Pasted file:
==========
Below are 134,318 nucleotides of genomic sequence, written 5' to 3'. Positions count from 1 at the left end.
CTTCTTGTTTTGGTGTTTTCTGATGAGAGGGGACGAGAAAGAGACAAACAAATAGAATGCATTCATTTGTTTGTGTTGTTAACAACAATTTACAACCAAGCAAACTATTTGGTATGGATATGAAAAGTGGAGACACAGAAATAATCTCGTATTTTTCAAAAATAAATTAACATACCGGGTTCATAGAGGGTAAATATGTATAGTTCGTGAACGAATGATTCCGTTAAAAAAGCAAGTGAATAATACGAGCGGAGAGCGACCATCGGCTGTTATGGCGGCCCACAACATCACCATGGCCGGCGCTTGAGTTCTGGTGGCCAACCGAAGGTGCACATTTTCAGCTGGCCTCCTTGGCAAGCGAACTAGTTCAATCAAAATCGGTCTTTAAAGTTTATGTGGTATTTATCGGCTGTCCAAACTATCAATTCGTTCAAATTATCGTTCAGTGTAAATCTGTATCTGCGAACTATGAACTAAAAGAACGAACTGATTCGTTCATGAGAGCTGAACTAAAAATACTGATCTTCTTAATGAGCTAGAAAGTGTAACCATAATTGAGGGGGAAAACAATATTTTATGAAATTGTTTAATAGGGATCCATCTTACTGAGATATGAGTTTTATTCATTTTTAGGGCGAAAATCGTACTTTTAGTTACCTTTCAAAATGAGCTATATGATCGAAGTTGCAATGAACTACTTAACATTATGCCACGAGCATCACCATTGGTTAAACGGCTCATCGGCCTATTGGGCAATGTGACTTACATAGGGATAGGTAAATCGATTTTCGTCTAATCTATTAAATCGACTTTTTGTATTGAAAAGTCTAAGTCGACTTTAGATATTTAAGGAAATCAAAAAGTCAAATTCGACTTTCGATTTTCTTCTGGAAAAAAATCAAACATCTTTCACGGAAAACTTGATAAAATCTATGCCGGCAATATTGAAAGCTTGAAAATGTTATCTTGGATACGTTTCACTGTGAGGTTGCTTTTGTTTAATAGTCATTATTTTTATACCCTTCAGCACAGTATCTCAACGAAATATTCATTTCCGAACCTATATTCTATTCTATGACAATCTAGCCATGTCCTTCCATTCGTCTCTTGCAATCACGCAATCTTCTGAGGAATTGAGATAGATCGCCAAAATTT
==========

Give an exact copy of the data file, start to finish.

Below are 134,318 nucleotides of genomic sequence, written 5' to 3'. Positions count from 1 at the left end.
CTTCTTGTTTTGGTGTTTTCTGATGAGAGGGGACGAGAAAGAGACAAACAAATAGAATGCATTCATTTGTTTGTGTTGTTAACAACAATTTACAACCAAGCAAACTATTTGGTATGGATATGAAAAGTGGAGACACAGAAATAATCTCGTATTTTTCAAAAATAAATTAACATACCGGGTTCATAGAGGGTAAATATGTATAGTTCGTGAACGAATGATTCCGTTAAAAAAGCAAGTGAATAATACGAGCGGAGAGCGACCATCGGCTGTTATGGCGGCCCACAACATCACCATGGCCGGCGCTTGAGTTCTGGTGGCCAACCGAAGGTGCACATTTTCAGCTGGCCTCCTTGGCAAGCGAACTAGTTCAATCAAAATCGGTCTTTAAAGTTTATGTGGTATTTATCGGCTGTCCAAACTATCAATTCGTTCAAATTATCGTTCAGTGTAAATCTGTATCTGCGAACTATGAACTAAAAGAACGAACTGATTCGTTCATGAGAGCTGAACTAAAAATACTGATCTTCTTAATGAGCTAGAAAGTGTAACCATAATTGAGGGGGAAAACAATATTTTATGAAATTGTTTAATAGGGATCCATCTTACTGAGATATGAGTTTTATTCATTTTTAGGGCGAAAATCGTACTTTTAGTTACCTTTCAAAATGAGCTATATGATCGAAGTTGCAATGAACTACTTAACATTATGCCACGAGCATCACCATTGGTTAAACGGCTCATCGGCCTATTGGGCAATGTGACTTACATAGGGATAGGTAAATCGATTTTCGTCTAATCTATTAAATCGACTTTTTGTATTGAAAAGTCTAAGTCGACTTTAGATATTTAAGGAAATCAAAAAGTCAAATTCGACTTTCGATTTTCTTCTGGAAAAAAATCAAACATCTTTCACGGAAAACTTGATAAAATCTATGCCGGCAATATTGAAAGCTTGAAAATGTTATCTTGGATACGTTTCACTGTGAGGTTGCTTTTGTTTAATAGTCATTATTTTTATACCCTTCAGCACAGTATCTCAACGAAATATTCATTTCCGAACCTATATTCTATTCTATGACAATCTAGCCATGTCCTTCCATTCGTCTCTTGCAATCACGCAATCTTCTGAGGAATTGAGATAGATCGCCAAAATTT